NBC News reports.

"Be regular and orderly in your life like a bourgeois, so that you may be violent and original in your work."

Said Gustave Flaubert.

I'm reading that this morning because it popped up in the end of a New Yorker article about — of all things — Led Zeppelin:

If the predetermined task of rock gods and goddesses is to sacrifice themselves on the Dionysian altar of excess so that gentle teen-agers the world over don’t have to do it themselves—which seems to be the basic rock-and-roll contract—then the lives of these deities are never exactly wasted, especially when they are foreshortened. Their atrocious human deeds are, to paraphrase a famous fictional atheist, the manure for our future harmony.... [S]urely all kinds of demonic and powerful art, including many varieties of music, both classical and popular, have been created by people who didn’t live demonically. What about Flaubert’s mantra about living like a bourgeois in order to create wild art? In Led Zeppelin’s case, the great music, the stuff that is still violently radical, was made early in the band’s career, when its members were most sober. The closer the band got to actual violence, the tamer the music became.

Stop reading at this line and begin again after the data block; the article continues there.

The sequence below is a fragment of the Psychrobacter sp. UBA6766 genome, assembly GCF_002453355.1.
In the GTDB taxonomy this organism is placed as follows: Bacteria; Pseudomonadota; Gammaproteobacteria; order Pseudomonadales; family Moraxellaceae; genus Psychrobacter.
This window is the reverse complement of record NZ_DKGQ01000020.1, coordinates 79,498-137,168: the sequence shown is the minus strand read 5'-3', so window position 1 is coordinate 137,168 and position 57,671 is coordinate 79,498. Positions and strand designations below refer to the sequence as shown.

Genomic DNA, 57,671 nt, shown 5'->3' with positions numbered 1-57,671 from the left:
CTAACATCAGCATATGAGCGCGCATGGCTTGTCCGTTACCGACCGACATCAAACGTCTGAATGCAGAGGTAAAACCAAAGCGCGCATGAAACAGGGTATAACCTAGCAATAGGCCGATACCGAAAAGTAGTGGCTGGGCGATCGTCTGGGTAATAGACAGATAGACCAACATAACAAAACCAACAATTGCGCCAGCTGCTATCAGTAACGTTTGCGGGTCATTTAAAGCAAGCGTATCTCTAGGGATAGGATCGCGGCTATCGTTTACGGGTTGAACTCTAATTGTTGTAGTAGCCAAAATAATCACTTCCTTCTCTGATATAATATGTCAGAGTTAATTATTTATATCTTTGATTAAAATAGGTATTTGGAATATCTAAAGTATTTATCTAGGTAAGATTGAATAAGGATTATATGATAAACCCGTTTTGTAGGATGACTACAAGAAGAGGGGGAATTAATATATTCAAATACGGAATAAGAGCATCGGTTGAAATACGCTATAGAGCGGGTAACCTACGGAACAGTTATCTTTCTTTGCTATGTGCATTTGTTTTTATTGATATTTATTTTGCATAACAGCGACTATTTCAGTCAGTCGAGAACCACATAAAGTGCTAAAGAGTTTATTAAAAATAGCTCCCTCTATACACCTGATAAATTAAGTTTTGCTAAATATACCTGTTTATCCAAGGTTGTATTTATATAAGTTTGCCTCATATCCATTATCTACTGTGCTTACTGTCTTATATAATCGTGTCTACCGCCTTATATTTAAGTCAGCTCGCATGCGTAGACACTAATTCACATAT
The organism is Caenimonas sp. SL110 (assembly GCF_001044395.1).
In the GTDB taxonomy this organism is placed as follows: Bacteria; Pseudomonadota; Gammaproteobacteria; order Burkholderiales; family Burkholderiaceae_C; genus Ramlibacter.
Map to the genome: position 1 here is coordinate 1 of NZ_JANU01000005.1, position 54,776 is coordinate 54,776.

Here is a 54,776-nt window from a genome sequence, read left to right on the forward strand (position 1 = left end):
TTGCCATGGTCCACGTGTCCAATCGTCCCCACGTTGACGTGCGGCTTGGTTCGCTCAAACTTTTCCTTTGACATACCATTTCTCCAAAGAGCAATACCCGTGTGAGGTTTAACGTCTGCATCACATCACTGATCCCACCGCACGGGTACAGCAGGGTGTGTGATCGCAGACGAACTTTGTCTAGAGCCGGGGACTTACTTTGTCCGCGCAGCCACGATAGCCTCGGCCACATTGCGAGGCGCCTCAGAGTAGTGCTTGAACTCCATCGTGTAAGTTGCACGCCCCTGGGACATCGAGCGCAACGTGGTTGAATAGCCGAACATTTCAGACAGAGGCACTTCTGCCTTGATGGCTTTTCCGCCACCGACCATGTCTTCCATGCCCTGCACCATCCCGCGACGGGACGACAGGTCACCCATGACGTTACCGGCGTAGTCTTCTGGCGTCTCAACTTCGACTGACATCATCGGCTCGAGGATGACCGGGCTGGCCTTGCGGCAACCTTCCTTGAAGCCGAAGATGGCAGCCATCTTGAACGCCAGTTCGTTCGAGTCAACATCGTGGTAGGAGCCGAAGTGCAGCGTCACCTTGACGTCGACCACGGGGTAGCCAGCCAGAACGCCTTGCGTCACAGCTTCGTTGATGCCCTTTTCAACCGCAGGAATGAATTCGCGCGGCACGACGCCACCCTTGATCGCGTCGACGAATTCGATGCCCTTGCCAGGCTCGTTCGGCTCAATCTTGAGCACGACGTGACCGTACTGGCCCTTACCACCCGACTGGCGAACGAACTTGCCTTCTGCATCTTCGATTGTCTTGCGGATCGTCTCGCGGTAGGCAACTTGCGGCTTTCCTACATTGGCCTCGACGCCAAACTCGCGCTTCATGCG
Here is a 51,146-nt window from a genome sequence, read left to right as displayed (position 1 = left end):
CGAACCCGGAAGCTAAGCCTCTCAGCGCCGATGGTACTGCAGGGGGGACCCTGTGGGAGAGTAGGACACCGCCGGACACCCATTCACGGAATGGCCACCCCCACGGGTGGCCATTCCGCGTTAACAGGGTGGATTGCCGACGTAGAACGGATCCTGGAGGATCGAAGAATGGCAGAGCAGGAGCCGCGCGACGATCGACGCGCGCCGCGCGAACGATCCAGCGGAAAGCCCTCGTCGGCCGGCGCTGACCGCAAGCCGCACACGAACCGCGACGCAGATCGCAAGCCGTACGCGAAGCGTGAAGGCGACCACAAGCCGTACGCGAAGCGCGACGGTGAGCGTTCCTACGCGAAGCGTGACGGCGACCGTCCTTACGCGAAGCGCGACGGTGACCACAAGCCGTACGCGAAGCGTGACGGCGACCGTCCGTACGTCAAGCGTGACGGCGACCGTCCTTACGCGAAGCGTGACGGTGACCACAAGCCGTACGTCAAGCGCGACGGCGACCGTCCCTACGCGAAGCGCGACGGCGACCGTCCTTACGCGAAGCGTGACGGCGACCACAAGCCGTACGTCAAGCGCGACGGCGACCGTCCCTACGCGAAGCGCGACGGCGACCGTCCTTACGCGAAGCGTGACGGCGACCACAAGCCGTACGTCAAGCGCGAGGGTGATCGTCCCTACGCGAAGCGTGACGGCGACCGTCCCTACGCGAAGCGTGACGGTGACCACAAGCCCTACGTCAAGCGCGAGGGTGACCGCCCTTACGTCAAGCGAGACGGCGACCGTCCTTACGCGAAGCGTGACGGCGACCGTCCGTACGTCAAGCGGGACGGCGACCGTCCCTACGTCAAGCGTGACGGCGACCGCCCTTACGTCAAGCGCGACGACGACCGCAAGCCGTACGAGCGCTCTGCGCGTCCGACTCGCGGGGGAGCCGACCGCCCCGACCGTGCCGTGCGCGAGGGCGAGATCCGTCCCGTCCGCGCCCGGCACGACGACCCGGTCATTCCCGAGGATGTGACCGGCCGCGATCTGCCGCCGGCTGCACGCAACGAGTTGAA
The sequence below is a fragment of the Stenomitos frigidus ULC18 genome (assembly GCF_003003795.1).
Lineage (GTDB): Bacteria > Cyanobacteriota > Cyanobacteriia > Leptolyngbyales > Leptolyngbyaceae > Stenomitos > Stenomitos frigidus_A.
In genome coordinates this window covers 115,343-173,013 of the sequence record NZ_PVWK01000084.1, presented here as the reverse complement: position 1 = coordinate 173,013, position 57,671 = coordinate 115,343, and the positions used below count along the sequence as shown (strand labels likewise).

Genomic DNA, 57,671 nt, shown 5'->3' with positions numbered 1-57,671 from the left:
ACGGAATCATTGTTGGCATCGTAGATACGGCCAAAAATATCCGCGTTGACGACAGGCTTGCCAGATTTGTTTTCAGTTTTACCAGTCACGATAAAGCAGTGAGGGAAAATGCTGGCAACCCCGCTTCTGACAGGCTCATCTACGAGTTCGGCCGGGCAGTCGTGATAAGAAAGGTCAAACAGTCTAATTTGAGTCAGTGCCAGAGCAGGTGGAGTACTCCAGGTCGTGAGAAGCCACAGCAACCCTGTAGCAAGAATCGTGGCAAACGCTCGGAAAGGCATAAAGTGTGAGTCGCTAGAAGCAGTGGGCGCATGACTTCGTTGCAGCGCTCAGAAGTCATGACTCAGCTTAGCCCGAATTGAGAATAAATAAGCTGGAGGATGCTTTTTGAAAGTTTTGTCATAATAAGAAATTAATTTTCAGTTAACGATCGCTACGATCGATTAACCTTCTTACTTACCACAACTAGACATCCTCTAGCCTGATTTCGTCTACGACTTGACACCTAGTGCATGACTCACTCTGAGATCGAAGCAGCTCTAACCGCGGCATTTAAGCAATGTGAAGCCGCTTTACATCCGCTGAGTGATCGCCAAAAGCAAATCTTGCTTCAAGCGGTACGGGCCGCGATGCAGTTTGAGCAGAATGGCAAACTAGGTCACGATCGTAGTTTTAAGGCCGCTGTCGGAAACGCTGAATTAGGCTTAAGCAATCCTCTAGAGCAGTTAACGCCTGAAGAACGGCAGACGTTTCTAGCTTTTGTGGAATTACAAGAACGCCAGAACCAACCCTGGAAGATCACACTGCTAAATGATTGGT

Yes but who is the "famous fictional atheist" and how can I reverse the paraphrase "atrocious human deeds are... the manure for our future harmony"? Oh, I managed to do that.

It's from "The Brothers Karamazov," spoken by Ivan, who's famously atheist: